Before starting at the University of Wolverhampton, you should have been vaccinated against certain diseases.
The UK national immunisation programme has meant that dangerous diseases, such as polio, have disappeared in the UK. But these diseases could come back – they are still present in many countries throughout the world. That's why it's so important for you to protect yourself. Please make sure you are up to date with all routine immunisations as recommended by the Department of Health.
If you haven't had all the vaccinations and you're a UK student, your home GP (general practitioner) should be able to arrange for you to have the vaccines you require. If you're an international student, speak to your doctor - depending on what's available under your local health service, you may be able to have your vaccinations in your home country before you depart for the UK.
If you are not already registered with a local GP and would like to, you can access guidance on finding and registering with a local GP surgery on the NHS website.
There are three highly recommended vaccines that all new students should get before starting university
Getting fully vaccinated gives you the best protection against coronavirus. The University of Wolverhampton encourages all members of our student and staff community to get vaccinated as soon as possible, in line with advice from the World Health Organisation and UK Government.
Where possible, you should have received the required two doses before you arrive at the University and begin your studies.
There have been small outbreaks of mumps and measles within universities over the past few years in the UK amongst students who have not been vaccinated.
Measles is a very infectious viral illness spread by coughing and sneezing, and mumps is a viral illness spread by coughing and sneezing or close contact with someone who already has the infection. Both illnesses can also have potentially fatal complications.
Rubella is a viral illness, now rare in the UK, and is spread similarly to mumps and measles. For most people, it is usually a mild condition. However, if pregnant women develop rubella, it can be very serious for their unborn baby.
The MMR vaccine is safe and effective and protects against all three separate illnesses in a single injection. To ensure you are fully protected, you require two doses of the vaccine; you would likely have received the two doses as an infant, but it is advisable to check with your GP before arriving at University.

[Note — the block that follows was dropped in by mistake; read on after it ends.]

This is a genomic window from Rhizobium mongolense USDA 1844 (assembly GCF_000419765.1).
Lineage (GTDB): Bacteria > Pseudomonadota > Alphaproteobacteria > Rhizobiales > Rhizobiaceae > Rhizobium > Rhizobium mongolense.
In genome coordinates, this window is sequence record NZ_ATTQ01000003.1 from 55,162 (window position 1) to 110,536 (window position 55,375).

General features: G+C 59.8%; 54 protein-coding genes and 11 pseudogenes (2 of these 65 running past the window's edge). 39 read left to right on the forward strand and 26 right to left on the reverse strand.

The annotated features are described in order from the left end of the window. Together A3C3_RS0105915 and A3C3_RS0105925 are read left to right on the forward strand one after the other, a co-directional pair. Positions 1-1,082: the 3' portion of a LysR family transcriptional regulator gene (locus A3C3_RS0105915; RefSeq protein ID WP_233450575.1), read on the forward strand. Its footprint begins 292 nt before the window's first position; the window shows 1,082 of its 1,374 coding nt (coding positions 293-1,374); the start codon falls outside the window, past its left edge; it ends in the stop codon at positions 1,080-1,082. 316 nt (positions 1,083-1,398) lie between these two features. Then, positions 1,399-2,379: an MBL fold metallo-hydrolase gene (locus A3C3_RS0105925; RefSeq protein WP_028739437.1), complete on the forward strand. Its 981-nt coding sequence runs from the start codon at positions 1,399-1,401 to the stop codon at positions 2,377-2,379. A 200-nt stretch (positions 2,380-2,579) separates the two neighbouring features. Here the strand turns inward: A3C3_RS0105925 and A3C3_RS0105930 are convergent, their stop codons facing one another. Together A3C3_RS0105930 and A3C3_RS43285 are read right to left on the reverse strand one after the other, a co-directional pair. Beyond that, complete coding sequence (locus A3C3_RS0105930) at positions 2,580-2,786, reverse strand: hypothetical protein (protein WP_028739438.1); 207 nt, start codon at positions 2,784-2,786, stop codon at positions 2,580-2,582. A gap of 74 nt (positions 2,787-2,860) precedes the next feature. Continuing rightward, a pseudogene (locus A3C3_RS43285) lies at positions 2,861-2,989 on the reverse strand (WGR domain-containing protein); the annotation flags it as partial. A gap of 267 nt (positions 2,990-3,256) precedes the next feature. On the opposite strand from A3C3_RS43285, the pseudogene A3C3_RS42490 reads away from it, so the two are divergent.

If you have not had two doses of MMR, you should receive them as soon as possible.
Meningitis and septicaemia (blood poisoning) are rare but life-threatening diseases. A single dose of the MenACWY vaccine will protect you and others from these potentially fatal illnesses.
Students starting university for the first time are at an increased risk of meningitis because they are more likely to have close contact with new students who may unknowingly be carrying the meningitis bacteria.
You may have likely had a single dose of the MenACWY vaccine at school. If so, then you will not require any further doses. If not, or if you are unsure, please speak to your GP practice before you arrive at the University and begin your studies.
Any university student born on or after 1 September 1996 who was eligible but missed their teenage MenACWY vaccine can still have the vaccine up to their 25th birthday.
Students going to university or college for the first time, including overseas and mature students, who have not yet had the MenACWY vaccine remain eligible, as freshers (first-year students), up to their 25th birthday.
Students should contact their GP to have the MenACWY vaccine before starting university or college. If that's not possible, they should have it as soon as they can after they begin university.
Find out if you can have the MenACWY vaccine with the Meningitis Research Foundation's eligibility checker.
If you are arriving at the University from outside the UK, you will need to be up to date with all immunisations as recommended by the UK Government's Department of Health.
You should be vaccinated for tuberculosis (TB) before entering the UK. If you are applying for a Tier 4 visa, you might also need to be tested for tuberculosis. Find out more about tuberculosis tests for visa applicants.
Talk to your doctor about any other vaccinations you might need to come to the UK. You should also check with your local embassy to determine if you are legally required to get any vaccines before coming to the UK.
We recommend you get your vaccinations before you leave home.
If you are not already registered with a GP, you can access guidance on finding and registering with a local GP surgery on the NHS website.